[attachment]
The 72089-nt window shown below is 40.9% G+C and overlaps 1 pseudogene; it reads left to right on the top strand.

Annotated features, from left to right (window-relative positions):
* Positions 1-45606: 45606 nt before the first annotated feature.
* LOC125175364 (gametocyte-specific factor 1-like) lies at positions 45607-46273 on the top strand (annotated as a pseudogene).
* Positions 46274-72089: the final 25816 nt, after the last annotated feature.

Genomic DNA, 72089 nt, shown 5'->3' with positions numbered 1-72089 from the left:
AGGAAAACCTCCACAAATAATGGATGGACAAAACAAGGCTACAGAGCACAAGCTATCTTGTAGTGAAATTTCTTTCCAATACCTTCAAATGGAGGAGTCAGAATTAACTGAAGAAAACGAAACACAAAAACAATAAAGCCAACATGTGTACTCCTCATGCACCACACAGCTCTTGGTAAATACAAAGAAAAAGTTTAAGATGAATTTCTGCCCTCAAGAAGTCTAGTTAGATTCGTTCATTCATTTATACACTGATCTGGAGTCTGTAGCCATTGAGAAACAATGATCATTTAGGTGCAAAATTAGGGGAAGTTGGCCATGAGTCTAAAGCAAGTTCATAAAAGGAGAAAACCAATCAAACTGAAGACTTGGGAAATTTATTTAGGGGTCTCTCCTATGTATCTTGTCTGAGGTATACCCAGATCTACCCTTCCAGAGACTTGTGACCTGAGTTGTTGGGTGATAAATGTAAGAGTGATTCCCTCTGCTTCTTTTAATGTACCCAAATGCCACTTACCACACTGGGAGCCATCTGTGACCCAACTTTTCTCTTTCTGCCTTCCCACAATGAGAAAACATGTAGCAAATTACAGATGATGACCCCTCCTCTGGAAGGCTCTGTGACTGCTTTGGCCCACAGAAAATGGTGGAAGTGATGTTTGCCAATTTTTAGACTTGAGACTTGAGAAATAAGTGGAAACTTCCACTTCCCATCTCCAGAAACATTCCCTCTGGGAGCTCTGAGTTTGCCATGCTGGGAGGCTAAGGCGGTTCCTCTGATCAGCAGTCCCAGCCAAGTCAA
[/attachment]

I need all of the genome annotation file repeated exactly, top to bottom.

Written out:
The 72089-nt window shown below is 40.9% G+C and overlaps 1 pseudogene; it reads left to right on the top strand.

Annotated features, from left to right (window-relative positions):
* Positions 1-45606: 45606 nt before the first annotated feature.
* LOC125175364 (gametocyte-specific factor 1-like) lies at positions 45607-46273 on the top strand (annotated as a pseudogene).
* Positions 46274-72089: the final 25816 nt, after the last annotated feature.

Genomic DNA, 72089 nt, shown 5'->3' with positions numbered 1-72089 from the left:
AGGAAAACCTCCACAAATAATGGATGGACAAAACAAGGCTACAGAGCACAAGCTATCTTGTAGTGAAATTTCTTTCCAATACCTTCAAATGGAGGAGTCAGAATTAACTGAAGAAAACGAAACACAAAAACAATAAAGCCAACATGTGTACTCCTCATGCACCACACAGCTCTTGGTAAATACAAAGAAAAAGTTTAAGATGAATTTCTGCCCTCAAGAAGTCTAGTTAGATTCGTTCATTCATTTATACACTGATCTGGAGTCTGTAGCCATTGAGAAACAATGATCATTTAGGTGCAAAATTAGGGGAAGTTGGCCATGAGTCTAAAGCAAGTTCATAAAAGGAGAAAACCAATCAAACTGAAGACTTGGGAAATTTATTTAGGGGTCTCTCCTATGTATCTTGTCTGAGGTATACCCAGATCTACCCTTCCAGAGACTTGTGACCTGAGTTGTTGGGTGATAAATGTAAGAGTGATTCCCTCTGCTTCTTTTAATGTACCCAAATGCCACTTACCACACTGGGAGCCATCTGTGACCCAACTTTTCTCTTTCTGCCTTCCCACAATGAGAAAACATGTAGCAAATTACAGATGATGACCCCTCCTCTGGAAGGCTCTGTGACTGCTTTGGCCCACAGAAAATGGTGGAAGTGATGTTTGCCAATTTTTAGACTTGAGACTTGAGAAATAAGTGGAAACTTCCACTTCCCATCTCCAGAAACATTCCCTCTGGGAGCTCTGAGTTTGCCATGCTGGGAGGCTAAGGCGGTTCCTCTGATCAGCAGTCCCAGCCAAGTCAA